March 5, 1999


Cuomo Says New HUD Policy Statement Will Save Americans Millions of Dollars a Year in Mortgage Broker Fees

Washington — Housing Secretary Andrew Cuomo announced a policy statement designed to save Americans millions of dollars a year by protecting them from excessive mortgage broker fees and by encouraging improved disclosure of mortgage broker fees and services.

The Department of Housing and Urban Development's policy statement deals with the Real Estate Settlement Procedures Act (RESPA), which regulates mortgage loan settlement services.

The policy statement issued today clarifies HUD'S long-standing position dealing with fees paid to mortgage brokers. The statement says that the compensation a broker receives from a lender and from a borrower must be reasonable for the actual work performed.

The fee disclosure called for in the policy statement is designed to make it easier for millions of homebuyers and families refinancing their mortgages to comparison shop for a home loan and save money on the fees they pay mortgage brokers to find and originate home loans.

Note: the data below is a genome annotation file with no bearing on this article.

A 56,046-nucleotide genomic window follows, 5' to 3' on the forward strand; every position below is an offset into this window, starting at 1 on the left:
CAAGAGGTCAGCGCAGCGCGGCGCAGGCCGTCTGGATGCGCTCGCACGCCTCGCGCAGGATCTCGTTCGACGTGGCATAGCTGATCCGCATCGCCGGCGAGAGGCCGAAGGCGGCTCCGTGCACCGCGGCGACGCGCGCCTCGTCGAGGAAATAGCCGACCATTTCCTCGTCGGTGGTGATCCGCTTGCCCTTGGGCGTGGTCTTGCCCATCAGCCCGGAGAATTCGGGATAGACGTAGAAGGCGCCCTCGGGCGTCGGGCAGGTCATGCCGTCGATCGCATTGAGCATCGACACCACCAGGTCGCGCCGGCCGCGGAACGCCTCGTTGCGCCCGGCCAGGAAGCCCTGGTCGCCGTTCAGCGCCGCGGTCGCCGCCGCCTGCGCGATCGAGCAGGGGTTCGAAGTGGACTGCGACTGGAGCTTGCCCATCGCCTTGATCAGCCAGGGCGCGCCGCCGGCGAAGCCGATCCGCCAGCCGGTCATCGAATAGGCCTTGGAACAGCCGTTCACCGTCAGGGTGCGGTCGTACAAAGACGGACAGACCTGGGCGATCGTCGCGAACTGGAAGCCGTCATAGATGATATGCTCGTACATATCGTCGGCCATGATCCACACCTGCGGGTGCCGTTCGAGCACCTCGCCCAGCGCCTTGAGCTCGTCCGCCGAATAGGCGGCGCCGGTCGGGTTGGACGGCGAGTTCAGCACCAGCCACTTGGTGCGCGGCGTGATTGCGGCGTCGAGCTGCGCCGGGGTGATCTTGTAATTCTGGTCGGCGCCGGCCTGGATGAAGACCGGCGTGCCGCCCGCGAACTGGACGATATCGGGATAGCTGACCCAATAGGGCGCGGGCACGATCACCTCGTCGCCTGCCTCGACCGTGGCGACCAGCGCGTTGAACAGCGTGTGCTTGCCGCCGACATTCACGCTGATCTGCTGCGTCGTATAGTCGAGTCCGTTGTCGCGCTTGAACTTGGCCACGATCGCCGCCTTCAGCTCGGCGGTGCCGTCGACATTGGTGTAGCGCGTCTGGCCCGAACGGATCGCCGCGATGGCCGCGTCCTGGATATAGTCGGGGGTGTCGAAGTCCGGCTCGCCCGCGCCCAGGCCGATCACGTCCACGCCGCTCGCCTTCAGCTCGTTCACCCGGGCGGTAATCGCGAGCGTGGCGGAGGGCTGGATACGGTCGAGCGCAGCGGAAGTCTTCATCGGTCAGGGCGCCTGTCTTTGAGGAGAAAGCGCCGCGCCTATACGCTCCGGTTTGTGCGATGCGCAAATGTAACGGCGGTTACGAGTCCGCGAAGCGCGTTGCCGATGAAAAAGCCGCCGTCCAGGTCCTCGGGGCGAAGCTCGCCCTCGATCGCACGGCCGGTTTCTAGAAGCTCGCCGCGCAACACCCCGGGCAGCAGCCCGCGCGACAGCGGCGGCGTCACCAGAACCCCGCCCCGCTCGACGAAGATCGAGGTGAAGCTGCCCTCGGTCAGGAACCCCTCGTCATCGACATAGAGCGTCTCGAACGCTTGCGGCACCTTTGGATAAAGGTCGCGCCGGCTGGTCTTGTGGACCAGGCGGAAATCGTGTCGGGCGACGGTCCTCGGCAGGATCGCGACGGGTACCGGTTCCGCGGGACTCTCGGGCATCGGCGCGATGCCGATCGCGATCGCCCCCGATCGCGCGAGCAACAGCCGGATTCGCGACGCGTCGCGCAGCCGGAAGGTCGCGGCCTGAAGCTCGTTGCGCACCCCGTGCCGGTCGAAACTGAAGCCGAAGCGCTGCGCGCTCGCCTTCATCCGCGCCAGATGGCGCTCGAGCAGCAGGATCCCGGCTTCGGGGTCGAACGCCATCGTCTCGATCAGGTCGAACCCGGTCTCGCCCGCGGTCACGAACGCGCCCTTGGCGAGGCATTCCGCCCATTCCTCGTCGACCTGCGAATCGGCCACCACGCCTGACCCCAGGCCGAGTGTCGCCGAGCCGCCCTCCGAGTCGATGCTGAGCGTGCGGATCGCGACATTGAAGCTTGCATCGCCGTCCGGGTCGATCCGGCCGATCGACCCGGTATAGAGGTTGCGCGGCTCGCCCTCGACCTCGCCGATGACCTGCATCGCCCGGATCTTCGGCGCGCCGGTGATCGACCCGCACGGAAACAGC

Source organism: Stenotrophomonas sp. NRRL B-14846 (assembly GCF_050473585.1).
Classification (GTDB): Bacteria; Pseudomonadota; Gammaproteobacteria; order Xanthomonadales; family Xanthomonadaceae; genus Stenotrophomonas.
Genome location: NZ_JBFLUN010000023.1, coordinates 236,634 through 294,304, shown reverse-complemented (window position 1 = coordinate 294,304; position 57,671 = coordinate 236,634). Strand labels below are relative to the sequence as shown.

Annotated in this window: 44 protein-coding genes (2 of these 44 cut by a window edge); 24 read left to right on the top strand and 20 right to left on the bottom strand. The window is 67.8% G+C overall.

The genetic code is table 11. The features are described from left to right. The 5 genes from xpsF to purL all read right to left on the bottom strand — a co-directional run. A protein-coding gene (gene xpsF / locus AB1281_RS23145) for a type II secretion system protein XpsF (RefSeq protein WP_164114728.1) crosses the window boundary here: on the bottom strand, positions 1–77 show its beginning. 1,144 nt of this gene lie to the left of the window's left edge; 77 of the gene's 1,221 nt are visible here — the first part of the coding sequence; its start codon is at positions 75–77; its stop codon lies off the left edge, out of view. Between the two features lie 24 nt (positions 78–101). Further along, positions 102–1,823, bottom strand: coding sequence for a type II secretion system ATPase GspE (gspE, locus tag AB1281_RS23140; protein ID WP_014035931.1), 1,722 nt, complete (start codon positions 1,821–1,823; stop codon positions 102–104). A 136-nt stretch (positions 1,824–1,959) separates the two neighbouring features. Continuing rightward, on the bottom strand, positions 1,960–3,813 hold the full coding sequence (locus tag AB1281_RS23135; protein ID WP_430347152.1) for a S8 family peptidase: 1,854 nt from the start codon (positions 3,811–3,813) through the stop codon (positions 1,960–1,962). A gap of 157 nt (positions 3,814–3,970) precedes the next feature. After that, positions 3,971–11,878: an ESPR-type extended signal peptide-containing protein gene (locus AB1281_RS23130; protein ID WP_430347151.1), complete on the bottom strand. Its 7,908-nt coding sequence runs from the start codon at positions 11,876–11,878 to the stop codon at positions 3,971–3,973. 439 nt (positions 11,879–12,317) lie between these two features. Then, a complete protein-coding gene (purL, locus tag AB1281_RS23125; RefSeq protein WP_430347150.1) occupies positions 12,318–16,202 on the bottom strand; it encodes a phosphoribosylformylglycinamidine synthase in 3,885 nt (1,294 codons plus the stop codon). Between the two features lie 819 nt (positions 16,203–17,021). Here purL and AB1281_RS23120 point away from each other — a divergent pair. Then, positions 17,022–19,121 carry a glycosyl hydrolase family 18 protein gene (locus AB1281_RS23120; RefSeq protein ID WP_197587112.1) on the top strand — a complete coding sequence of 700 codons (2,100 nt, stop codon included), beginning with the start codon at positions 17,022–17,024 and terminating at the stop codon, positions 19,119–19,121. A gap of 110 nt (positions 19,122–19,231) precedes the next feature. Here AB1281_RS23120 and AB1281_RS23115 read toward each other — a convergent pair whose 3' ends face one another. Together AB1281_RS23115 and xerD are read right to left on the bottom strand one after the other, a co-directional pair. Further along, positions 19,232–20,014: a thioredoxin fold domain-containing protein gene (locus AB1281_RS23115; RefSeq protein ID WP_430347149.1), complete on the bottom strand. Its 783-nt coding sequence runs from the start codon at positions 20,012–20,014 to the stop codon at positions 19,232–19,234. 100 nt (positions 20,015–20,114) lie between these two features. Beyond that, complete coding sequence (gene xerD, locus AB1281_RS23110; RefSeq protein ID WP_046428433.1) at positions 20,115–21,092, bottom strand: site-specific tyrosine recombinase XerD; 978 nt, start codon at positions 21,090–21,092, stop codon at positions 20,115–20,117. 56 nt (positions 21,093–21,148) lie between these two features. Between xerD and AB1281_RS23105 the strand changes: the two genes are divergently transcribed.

"Mortgage brokers have a right to be reasonably compensated for the services they provide," Cuomo said. "They don't have a right to collect illegal kickbacks and referral fees from lenders, and we will continue enforcing the law against these abuses. American families shouldn't be overcharged for mortgage services and should have the clear, easily understood information they need to shop around for the best deal when they select a mortgage broker."

An estimated 6 million American households paid for the services of mortgage brokers last year, in an effort to find the best interest rate and other financial terms on their mortgages. The brokers were involved in about half the mortgage transactions in the nation in 1998 —worth about $730 billion. The number of families using mortgage brokers has been growing sharply in recent years.

Mortgage brokers frequently receive fees ranging from $1,000 to $3,000 per loan.

RESPA prohibits kickbacks, referral fees, or unearned fees in real estate transactions. However, it allows reasonable payments to be made for services actually performed and for other legitimate costs.

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